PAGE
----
“My dear son, you are too hasty in your judgments,” replied Father d’Aigrigny, mildly. “I tell you, that such was the one, sole thought of your adopted mother.”
“Yesterday, father, she told me all. She and I were equally deceived.”
“Then, my dear son,” said Father d’Aigrigny, sternly, “you take the word of your adopted mother before mine?”
“Spare me an answer painful for both of us, father,” said Gabriel, casting down his eyes.
“Will you now tell me,” resumed Father d’Aigrigny, with anxiety, “what you mean to—”
The reverend father was unable to finish. Samuel entered the room, and said: “A rather old man wishes to speak to M. Rodin.”
“That is my name, sir,” answered the socius, in surprise; “I am much obliged to you.” But, before following the Jew, he gave to Father d’Aigrigny a few words written with a pencil upon one of the leaves of his packet-book.
Rodin went out in very uneasy mood, to learn who could have come to seek him in the Rue Saint-Francois. Father d’Aigrigny and Gabriel were left alone together.
 It is only in respect to Missions that the Jesuits acknowledge the papal supremacy.
 This rule is so strict in Jesuit Colleges, that if one of three pupils leaves the other two, they separate out of earshot till the first comes back.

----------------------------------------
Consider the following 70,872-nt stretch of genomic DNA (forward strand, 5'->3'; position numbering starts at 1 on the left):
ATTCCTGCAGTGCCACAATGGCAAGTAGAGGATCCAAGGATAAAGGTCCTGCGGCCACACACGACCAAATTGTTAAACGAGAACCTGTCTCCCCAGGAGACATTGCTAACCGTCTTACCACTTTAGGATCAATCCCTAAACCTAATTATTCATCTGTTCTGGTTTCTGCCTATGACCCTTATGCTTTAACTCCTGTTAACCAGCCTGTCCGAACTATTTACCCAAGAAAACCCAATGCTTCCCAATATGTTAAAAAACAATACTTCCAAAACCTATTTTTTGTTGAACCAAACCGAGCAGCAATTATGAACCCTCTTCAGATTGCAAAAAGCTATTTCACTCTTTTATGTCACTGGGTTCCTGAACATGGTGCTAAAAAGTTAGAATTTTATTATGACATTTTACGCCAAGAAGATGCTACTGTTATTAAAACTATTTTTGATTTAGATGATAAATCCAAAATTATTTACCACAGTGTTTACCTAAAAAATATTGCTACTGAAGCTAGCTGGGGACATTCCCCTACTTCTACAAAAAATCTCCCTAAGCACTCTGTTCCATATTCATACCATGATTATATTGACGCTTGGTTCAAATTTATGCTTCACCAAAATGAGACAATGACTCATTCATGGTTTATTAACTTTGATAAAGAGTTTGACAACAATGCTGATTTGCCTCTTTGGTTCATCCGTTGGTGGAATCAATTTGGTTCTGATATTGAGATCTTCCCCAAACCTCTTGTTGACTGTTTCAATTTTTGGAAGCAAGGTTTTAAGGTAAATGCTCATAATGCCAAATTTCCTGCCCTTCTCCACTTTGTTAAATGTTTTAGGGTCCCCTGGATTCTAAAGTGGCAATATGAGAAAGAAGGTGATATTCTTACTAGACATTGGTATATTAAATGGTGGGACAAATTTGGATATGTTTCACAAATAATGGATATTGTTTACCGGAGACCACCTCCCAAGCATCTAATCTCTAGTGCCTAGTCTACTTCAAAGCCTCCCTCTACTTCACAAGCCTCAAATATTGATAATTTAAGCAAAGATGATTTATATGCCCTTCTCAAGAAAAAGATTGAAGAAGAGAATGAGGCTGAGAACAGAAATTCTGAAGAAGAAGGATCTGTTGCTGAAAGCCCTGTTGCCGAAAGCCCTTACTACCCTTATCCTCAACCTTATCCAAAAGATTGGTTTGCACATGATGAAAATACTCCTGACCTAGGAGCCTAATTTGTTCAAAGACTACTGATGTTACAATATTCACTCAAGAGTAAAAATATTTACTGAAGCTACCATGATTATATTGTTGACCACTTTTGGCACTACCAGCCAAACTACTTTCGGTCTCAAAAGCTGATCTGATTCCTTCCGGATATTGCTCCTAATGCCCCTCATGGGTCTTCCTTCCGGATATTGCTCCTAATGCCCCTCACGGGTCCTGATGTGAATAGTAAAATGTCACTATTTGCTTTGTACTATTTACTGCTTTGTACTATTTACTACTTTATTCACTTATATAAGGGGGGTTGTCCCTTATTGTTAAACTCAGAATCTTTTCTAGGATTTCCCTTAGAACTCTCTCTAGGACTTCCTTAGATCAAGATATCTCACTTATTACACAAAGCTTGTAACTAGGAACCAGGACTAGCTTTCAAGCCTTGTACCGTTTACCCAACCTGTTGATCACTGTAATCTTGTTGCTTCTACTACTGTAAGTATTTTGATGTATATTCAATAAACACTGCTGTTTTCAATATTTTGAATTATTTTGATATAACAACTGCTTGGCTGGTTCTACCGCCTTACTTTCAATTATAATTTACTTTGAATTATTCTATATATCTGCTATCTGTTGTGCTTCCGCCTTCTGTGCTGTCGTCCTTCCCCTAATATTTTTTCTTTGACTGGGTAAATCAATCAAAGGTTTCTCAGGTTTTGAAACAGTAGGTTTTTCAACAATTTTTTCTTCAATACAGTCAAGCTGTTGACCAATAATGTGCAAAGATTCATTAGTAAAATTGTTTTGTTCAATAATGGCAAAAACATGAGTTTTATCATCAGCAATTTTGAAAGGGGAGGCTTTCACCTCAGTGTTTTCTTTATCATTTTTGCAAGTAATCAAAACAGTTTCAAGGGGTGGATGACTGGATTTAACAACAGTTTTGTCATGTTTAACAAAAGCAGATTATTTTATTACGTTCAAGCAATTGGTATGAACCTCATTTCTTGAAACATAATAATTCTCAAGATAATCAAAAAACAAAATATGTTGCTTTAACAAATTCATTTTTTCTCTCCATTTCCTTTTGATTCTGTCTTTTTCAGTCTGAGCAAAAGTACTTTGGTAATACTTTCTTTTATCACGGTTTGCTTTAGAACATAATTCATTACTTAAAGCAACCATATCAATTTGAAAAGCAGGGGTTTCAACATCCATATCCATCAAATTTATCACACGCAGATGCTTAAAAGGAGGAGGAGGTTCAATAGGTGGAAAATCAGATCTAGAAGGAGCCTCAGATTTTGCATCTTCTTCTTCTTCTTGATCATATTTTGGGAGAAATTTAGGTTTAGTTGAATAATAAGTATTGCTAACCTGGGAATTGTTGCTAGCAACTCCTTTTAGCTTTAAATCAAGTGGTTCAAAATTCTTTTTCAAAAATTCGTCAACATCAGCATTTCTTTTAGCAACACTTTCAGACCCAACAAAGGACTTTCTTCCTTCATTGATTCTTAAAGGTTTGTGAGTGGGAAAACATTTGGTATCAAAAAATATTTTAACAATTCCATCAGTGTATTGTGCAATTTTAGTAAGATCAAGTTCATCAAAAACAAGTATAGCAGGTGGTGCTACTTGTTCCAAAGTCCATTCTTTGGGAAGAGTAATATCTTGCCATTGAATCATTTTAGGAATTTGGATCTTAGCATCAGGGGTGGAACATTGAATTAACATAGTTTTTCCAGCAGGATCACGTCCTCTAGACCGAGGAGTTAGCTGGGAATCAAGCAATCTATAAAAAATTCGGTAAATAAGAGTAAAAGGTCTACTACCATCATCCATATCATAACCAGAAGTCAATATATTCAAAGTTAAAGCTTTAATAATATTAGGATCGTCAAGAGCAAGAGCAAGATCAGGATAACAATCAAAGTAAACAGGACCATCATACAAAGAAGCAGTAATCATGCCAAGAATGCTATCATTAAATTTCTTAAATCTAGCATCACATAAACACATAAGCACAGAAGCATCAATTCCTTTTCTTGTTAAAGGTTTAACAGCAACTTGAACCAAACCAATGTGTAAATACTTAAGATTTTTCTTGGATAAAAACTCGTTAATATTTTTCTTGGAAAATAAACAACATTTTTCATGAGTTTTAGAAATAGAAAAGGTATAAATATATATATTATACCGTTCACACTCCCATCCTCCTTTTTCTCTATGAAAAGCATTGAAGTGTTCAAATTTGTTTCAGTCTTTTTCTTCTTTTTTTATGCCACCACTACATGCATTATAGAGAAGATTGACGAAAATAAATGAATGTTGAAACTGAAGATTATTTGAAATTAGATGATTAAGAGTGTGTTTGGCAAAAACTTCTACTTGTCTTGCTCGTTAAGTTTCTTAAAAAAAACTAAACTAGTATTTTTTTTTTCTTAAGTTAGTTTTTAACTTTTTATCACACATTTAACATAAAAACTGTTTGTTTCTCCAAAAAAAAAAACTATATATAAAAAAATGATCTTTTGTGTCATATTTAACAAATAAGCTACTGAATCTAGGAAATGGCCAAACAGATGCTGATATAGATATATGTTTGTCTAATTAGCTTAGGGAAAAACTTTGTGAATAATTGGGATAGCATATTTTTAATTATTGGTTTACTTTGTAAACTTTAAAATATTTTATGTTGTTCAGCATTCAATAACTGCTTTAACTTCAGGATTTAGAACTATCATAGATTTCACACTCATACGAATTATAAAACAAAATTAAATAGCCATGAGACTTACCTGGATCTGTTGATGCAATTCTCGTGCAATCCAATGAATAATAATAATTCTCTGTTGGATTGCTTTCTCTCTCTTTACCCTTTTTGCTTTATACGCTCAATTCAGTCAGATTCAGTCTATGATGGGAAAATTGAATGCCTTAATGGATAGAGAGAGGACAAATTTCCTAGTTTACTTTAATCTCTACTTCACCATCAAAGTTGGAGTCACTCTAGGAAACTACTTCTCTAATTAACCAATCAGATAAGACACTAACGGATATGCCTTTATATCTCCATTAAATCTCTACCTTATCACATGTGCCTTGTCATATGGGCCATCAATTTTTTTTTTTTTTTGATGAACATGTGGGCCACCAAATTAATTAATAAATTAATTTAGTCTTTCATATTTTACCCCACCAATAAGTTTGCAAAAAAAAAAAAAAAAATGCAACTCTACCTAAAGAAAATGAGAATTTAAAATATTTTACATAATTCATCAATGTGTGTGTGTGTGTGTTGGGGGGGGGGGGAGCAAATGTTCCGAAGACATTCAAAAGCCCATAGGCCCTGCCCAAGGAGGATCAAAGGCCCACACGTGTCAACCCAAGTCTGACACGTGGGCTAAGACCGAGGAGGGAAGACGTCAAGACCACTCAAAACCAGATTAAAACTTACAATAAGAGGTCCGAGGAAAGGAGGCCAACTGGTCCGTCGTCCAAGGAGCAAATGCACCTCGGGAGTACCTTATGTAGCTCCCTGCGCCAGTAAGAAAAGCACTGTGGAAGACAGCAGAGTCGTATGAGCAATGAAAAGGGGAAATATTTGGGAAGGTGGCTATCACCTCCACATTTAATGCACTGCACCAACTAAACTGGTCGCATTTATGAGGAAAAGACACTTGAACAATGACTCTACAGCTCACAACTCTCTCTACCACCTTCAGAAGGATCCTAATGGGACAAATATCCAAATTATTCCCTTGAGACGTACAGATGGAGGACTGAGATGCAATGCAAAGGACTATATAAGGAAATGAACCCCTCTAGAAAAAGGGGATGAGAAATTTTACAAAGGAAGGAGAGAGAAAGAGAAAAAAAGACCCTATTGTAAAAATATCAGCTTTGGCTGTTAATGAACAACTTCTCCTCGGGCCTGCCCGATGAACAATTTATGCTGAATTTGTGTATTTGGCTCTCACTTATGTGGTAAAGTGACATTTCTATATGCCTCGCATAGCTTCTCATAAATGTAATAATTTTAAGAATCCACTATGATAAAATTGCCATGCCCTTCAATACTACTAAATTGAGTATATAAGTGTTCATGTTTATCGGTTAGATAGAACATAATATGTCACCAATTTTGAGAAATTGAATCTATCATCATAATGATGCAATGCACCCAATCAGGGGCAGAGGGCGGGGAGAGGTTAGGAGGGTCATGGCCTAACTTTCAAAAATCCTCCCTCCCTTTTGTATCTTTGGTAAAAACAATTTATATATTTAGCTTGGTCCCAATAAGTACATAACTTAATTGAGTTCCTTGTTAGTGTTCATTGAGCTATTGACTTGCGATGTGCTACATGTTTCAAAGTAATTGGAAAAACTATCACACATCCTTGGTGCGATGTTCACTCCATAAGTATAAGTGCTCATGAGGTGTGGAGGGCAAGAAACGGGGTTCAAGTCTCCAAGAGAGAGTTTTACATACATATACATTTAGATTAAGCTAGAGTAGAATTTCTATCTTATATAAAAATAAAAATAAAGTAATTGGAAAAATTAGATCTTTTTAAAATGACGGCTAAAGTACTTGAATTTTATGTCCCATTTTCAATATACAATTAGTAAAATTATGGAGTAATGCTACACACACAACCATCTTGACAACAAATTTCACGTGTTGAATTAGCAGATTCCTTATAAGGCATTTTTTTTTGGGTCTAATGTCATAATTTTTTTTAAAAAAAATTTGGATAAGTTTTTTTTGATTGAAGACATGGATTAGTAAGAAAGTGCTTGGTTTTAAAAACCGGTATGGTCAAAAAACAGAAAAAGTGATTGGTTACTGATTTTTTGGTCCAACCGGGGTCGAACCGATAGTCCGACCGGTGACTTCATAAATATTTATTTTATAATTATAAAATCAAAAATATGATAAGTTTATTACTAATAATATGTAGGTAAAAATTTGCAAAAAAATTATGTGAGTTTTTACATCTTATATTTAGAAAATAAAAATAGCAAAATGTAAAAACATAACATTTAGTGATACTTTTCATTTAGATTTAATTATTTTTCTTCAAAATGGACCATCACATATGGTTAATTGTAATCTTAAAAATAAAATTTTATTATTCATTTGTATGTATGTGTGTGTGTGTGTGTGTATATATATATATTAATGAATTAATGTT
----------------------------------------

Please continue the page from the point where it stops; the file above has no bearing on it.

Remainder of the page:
Plunged into a state of mortal anxiety, Father d’Aigrigny had taken mechanically the note written by Rodin, and held it in his hand without thinking of opening it. The reverend father asked himself in alarm, what conclusion Gabriel would draw from these recriminations upon the past; and he durst not make any answer to his reproaches, for fear of irritating the young priest, upon whose head such immense interests now reposed. Gabriel could possess nothing for himself, according to the constitutions of the Society of Jesus. Moreover, the reverend father had obtained from him, in favor of the Order, an express renunciation of all property that might ever come to him. But the commencement of his conversation seemed to announce so serious a change in Gabriel’s views with regard to the Company, that he might choose to break through the ties which attached him to it; and in that case, he would not be legally bound to fulfil any of his engagements. The donation would thus be cancelled de facto, just at the moment of being so marvellously realized by the possession of the immense fortune of the Rennepont family, and d’Aigrigny’s hopes would thus be completely and for ever frustrated. Of all these perplexities which the reverend father had experienced for some time past, with regard to this inheritance, none had been more unexpected and terrible than this. Fearing to interrupt or question Gabriel, Father d’Aigrigny waited, in mute terror, the end of this interview, which already bore so threatening an aspect.